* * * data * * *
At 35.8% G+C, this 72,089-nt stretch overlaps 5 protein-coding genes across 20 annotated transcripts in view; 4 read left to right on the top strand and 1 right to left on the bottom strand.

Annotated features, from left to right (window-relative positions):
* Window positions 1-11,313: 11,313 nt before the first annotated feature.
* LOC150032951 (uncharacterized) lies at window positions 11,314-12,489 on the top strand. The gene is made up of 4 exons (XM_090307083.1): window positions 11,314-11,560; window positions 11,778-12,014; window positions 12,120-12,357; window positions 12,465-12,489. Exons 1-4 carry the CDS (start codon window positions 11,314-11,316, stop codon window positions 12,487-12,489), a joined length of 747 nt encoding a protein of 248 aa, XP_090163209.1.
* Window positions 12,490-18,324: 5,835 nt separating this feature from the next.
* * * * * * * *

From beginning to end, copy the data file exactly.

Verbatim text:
At 35.8% G+C, this 72,089-nt stretch overlaps 5 protein-coding genes across 20 annotated transcripts in view; 4 read left to right on the top strand and 1 right to left on the bottom strand.

Annotated features, from left to right (window-relative positions):
* Window positions 1-11,313: 11,313 nt before the first annotated feature.
* LOC150032951 (uncharacterized) lies at window positions 11,314-12,489 on the top strand. The gene is made up of 4 exons (XM_090307083.1): window positions 11,314-11,560; window positions 11,778-12,014; window positions 12,120-12,357; window positions 12,465-12,489. Exons 1-4 carry the CDS (start codon window positions 11,314-11,316, stop codon window positions 12,487-12,489), a joined length of 747 nt encoding a protein of 248 aa, XP_090163209.1.
* Window positions 12,490-18,324: 5,835 nt separating this feature from the next.